Who said snakes can't fly? Prudhomme gets air in the lights in Seattle.

Al Kean, who shared his Seattle memories here not long ago, gets credit for this memorable shot of Don Prudhomme's Hot Wheels 'Cuda on fire and flying through the lights in Seattle at the second annual Hot Wheels Northwest National Open in Seattle in 1971. Prudhomme was racing Dave Condit in the L.A. Hooker Maverick in the final race of the day.

"I was watching everything through my camera’s viewfinder," wrote Kean. "The cars staged and launched. I was following the cars, and I thought I saw flames coming out of 'the Snake’s' windows as he neared the finish line. I remember thinking that it must just be glare off something – he couldn’t really be on fire, could he? I kept following the cars and clicked the shutter when they crossed the finish line. I then took the camera away from my face and looked downtrack to see Prudhomme’s car, with NO body on it, still in a wheelstand. It was at least 300 feet after the finish line before the car’s front wheels returned to earth.

"I had no idea what I had gotten in the photo. I had to wait several days for the color slides to get developed after we got home. It was pretty exciting to finally see the photo that I had taken. It was also exciting getting all the attention afterwards. The photo was published in Hot Rod magazine, Funny Car Pictorial, SIR programs, etc. Then track manager Bill Donor gave me a photo pass the next year, etc. The photo has also been mentioned in TV shows, over SIR’s PA, etc."

Hard to believe that today's Top Fuelers evolved from this; from its whitewall tires to its Rat Fink-like shifter placement, I really dig this car.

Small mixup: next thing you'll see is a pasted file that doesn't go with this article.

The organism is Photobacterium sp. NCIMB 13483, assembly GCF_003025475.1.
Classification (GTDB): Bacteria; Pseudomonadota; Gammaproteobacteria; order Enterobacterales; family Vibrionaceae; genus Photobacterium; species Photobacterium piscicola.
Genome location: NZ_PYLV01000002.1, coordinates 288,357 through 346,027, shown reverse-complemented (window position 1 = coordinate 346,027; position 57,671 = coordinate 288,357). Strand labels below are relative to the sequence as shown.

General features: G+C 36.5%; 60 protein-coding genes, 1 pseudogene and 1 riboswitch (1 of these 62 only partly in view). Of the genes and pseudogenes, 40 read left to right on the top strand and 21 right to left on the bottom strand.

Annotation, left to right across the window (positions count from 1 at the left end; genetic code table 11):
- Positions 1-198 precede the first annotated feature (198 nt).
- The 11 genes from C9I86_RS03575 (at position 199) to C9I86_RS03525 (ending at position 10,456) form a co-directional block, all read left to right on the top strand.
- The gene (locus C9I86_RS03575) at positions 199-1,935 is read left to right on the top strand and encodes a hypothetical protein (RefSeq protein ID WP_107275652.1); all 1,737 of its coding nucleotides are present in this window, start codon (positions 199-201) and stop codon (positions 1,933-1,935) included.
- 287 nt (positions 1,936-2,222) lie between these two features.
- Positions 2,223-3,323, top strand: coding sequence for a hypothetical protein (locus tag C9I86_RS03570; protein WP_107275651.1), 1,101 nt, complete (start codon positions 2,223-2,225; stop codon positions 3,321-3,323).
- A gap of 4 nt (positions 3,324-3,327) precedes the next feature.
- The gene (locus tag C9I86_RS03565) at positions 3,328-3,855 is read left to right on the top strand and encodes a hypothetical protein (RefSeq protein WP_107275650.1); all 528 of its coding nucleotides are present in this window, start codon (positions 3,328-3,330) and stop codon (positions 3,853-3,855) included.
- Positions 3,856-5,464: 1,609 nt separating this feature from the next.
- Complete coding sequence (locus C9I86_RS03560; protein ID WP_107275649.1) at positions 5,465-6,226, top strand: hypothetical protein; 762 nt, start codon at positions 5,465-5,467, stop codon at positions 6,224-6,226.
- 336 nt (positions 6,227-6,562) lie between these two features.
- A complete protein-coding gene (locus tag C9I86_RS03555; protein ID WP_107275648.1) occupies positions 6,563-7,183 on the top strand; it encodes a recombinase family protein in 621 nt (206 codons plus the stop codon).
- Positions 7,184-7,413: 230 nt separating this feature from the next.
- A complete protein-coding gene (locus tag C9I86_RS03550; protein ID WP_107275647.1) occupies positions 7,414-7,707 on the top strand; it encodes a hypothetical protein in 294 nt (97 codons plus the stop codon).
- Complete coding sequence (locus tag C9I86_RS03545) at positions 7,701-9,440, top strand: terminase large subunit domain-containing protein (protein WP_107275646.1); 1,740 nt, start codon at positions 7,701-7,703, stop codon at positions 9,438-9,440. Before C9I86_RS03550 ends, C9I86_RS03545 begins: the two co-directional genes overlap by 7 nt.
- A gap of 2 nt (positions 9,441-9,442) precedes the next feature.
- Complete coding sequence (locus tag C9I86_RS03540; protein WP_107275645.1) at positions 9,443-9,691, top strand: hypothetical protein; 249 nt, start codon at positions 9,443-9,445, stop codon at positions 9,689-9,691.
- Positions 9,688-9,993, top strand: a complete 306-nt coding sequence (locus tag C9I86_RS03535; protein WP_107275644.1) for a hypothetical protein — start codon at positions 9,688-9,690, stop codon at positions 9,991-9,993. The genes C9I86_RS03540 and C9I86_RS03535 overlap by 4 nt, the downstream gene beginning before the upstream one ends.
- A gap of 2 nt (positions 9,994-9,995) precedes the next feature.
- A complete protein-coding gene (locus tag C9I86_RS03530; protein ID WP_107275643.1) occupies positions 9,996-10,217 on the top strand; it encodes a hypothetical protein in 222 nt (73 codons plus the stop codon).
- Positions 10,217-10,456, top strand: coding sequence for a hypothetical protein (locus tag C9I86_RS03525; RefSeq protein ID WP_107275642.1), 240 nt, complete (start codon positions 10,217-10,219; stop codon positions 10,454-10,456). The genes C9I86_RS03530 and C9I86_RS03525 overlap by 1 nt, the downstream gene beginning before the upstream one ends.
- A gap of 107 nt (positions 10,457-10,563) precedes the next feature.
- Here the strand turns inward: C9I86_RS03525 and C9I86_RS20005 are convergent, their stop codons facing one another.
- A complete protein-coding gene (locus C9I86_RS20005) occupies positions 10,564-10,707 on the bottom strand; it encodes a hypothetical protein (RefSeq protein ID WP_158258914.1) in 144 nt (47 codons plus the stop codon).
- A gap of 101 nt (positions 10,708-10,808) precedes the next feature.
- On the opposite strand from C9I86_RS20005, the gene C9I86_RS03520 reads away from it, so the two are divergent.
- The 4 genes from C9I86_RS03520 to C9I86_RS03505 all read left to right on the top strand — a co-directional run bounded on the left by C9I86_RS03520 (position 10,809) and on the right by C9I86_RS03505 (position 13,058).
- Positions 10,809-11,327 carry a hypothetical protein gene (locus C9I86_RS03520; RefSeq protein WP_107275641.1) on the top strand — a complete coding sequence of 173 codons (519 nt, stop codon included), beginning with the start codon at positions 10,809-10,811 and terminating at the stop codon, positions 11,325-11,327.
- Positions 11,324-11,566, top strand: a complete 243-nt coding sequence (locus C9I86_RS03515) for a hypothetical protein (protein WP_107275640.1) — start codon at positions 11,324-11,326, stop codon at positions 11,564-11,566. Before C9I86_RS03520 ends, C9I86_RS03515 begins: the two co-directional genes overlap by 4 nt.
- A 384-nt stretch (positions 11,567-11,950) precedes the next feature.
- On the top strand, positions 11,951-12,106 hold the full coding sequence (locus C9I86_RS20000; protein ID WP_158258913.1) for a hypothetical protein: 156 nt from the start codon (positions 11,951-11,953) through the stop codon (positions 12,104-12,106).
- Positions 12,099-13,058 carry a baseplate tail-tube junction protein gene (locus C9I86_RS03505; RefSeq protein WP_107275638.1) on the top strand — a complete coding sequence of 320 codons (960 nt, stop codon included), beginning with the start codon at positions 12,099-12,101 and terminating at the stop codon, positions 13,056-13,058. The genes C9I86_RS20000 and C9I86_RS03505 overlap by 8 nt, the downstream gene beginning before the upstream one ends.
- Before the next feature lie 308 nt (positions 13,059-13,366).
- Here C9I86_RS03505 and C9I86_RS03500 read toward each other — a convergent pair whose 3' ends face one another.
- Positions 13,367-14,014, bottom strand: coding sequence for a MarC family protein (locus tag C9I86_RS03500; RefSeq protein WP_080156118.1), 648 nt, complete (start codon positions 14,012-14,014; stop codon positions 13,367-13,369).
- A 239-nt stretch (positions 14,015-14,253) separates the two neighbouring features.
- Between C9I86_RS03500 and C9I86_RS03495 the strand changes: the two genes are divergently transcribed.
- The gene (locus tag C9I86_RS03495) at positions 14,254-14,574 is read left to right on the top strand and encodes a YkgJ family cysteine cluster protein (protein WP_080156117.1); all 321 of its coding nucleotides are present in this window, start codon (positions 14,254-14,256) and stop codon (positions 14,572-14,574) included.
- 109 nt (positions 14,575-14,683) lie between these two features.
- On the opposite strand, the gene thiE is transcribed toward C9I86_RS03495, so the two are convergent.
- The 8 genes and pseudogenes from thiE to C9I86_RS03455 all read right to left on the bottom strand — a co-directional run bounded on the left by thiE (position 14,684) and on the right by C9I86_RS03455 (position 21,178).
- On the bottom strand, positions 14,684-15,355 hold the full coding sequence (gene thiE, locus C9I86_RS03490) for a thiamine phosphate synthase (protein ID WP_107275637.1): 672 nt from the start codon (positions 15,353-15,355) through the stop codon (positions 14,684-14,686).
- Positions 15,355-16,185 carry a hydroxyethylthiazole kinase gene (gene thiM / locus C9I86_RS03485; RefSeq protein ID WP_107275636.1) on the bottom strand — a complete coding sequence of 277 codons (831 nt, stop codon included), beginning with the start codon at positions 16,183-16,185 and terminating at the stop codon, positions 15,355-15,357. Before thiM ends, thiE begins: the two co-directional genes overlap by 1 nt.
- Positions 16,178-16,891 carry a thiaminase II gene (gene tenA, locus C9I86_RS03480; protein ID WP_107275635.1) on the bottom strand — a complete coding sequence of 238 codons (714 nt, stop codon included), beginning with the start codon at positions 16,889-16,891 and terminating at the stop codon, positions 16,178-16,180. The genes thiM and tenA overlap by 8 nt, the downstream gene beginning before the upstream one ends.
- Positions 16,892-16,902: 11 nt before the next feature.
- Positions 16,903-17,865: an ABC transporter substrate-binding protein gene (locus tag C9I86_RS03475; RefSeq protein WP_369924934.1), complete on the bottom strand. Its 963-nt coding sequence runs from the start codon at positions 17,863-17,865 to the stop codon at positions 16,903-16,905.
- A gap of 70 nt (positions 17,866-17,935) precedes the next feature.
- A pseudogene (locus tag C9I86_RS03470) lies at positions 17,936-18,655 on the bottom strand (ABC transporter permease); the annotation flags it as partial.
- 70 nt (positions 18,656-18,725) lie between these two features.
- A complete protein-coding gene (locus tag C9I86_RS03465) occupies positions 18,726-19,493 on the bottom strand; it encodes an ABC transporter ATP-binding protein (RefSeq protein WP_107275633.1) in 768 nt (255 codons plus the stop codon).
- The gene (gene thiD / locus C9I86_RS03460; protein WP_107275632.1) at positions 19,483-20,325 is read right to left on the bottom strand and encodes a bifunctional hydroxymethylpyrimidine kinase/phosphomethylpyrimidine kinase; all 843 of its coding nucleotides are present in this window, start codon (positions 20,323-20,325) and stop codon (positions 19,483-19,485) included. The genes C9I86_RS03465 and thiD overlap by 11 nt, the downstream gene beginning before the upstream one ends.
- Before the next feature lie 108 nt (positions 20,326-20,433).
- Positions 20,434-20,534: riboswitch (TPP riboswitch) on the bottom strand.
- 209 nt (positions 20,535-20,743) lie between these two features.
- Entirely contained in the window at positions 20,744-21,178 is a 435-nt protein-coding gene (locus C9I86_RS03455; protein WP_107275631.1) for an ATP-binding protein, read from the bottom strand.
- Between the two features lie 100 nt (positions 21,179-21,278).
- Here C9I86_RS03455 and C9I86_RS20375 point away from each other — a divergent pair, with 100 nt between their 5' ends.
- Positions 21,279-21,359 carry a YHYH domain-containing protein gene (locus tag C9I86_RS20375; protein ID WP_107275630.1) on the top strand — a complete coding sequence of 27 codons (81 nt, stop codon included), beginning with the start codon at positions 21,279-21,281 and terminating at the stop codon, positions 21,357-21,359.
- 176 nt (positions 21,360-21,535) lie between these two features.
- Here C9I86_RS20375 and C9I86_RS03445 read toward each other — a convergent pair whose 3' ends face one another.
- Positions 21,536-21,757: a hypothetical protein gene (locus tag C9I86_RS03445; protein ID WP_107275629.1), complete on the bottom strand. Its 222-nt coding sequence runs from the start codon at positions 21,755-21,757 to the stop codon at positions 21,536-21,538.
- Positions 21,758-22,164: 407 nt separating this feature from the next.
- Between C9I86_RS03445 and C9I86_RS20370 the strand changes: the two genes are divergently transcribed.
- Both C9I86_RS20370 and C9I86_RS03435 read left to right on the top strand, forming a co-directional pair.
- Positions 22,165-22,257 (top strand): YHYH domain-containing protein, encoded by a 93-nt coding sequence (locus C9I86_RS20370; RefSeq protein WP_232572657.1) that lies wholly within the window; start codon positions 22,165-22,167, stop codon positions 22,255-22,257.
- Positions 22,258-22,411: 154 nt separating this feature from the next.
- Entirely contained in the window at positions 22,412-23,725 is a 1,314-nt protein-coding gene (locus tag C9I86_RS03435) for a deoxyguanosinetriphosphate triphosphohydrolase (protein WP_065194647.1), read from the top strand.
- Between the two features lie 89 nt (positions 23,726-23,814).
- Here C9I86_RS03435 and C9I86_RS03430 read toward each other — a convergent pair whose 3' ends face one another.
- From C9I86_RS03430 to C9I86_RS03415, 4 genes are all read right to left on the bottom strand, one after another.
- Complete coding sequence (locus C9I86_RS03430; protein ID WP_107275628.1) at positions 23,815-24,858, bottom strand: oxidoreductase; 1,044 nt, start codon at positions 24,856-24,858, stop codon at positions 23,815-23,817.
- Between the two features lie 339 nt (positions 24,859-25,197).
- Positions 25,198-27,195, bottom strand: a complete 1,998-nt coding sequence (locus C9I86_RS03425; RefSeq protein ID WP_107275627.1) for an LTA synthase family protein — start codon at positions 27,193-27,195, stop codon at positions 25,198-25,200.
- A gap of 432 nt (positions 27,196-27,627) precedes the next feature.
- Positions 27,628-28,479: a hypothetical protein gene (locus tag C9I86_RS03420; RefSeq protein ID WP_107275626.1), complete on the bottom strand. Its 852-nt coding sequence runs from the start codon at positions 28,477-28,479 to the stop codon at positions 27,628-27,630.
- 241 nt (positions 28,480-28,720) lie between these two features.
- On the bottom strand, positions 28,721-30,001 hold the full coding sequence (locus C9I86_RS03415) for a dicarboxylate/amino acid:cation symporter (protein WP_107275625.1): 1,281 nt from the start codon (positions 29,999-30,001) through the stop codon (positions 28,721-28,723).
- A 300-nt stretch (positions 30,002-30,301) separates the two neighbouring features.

Bob Post, author of High Performance, the unofficial bible of drag racing historians everywhere, said he believes this is Bill Martin of Palatka, Fla., shown running on the beach in Jacksonville, Fla., in 1953. "One of three slingshots I know of that pre-dated [Mickey Thompson's]," he noted. "Martin later became quite a well-known boat designer."

In looking at this picture, reader Cliff Morgan added that the body was probably one of the many that came from a fuel tank from an airplane. "Lots of guys used those tanks to create cars for the dry lakes after World War II, both front- and rear-engined versions, and some found their way to the drags. This car used the front section, and I can see the bottom of the car under the engine. Interesting design, and the car looked 'high tech' for its time, probably 1953-54."

So you still think that Don Garlits invented the rear-engine dragster, do ya?


Donnie and Gene Bowman's flathead-powered Vineland Villain wasn't pretty, but it sure looked crude. Back then, functionality trumped almost everything.


I love this shot, taken in the pits at Lions. No, not the neat old flip-top panel wagon -- the lady, dressed in skirt and heels. Priceless.